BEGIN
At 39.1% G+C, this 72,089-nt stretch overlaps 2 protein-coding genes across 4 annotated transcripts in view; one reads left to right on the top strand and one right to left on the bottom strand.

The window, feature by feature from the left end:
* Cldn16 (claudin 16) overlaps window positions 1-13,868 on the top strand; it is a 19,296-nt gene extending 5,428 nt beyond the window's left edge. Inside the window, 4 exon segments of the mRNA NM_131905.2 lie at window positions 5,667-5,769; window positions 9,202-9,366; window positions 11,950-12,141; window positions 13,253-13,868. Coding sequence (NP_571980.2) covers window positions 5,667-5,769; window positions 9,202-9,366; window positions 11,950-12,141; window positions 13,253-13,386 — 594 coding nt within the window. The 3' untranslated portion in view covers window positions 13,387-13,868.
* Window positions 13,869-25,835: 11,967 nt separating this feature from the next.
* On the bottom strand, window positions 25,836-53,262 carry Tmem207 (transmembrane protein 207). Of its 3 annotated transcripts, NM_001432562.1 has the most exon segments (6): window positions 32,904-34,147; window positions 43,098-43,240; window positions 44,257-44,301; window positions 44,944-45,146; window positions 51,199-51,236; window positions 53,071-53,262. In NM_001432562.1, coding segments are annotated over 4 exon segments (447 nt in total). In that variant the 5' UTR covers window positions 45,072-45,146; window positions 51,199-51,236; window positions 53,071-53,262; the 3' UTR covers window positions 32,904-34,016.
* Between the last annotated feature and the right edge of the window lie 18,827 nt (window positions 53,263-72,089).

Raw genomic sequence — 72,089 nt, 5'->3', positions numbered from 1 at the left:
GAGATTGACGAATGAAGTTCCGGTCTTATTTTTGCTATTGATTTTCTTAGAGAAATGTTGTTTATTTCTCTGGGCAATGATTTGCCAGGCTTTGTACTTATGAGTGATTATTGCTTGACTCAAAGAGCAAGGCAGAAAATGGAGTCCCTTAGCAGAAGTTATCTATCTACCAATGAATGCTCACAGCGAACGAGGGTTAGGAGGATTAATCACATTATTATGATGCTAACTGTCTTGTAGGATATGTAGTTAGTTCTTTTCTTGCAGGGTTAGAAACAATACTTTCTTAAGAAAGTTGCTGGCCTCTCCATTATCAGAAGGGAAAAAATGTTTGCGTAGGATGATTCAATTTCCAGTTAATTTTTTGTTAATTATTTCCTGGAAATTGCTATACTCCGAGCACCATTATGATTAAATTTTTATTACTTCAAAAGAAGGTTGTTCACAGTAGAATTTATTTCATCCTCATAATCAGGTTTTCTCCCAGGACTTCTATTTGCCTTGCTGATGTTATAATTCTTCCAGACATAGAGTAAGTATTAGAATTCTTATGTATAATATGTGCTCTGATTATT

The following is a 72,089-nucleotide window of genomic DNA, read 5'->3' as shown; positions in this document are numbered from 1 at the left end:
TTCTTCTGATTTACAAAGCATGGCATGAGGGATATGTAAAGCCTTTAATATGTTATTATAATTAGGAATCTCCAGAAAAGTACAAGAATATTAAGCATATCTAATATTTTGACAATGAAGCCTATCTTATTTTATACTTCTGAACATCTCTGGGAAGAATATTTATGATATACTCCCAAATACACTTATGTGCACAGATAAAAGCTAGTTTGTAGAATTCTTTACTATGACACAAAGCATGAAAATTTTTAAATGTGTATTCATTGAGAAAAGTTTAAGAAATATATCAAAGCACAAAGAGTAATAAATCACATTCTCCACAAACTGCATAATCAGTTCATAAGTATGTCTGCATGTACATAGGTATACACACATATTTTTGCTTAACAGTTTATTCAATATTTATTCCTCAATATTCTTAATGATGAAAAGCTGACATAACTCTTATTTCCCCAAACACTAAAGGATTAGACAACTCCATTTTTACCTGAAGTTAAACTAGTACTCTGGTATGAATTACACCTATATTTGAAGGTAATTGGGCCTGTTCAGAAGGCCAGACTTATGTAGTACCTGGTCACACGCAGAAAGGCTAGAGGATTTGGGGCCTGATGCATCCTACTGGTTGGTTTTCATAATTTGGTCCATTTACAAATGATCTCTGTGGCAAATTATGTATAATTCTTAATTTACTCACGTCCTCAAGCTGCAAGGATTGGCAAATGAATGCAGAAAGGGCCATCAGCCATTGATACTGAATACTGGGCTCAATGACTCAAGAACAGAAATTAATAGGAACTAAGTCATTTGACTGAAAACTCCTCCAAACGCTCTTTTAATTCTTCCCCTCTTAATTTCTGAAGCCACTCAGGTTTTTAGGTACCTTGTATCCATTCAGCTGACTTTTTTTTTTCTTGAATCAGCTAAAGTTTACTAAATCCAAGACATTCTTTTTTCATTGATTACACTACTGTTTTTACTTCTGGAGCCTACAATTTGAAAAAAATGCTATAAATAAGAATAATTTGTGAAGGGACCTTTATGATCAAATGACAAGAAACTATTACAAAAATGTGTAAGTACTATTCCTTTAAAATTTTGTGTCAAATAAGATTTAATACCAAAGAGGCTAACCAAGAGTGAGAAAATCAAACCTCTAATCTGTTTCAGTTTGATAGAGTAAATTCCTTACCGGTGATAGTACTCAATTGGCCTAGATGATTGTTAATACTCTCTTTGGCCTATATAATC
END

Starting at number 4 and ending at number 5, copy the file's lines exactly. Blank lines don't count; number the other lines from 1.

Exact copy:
* Window positions 13,869-25,835: 11,967 nt separating this feature from the next.
* On the bottom strand, window positions 25,836-53,262 carry Tmem207 (transmembrane protein 207). Of its 3 annotated transcripts, NM_001432562.1 has the most exon segments (6): window positions 32,904-34,147; window positions 43,098-43,240; window positions 44,257-44,301; window positions 44,944-45,146; window positions 51,199-51,236; window positions 53,071-53,262. In NM_001432562.1, coding segments are annotated over 4 exon segments (447 nt in total). In that variant the 5' UTR covers window positions 45,072-45,146; window positions 51,199-51,236; window positions 53,071-53,262; the 3' UTR covers window positions 32,904-34,016.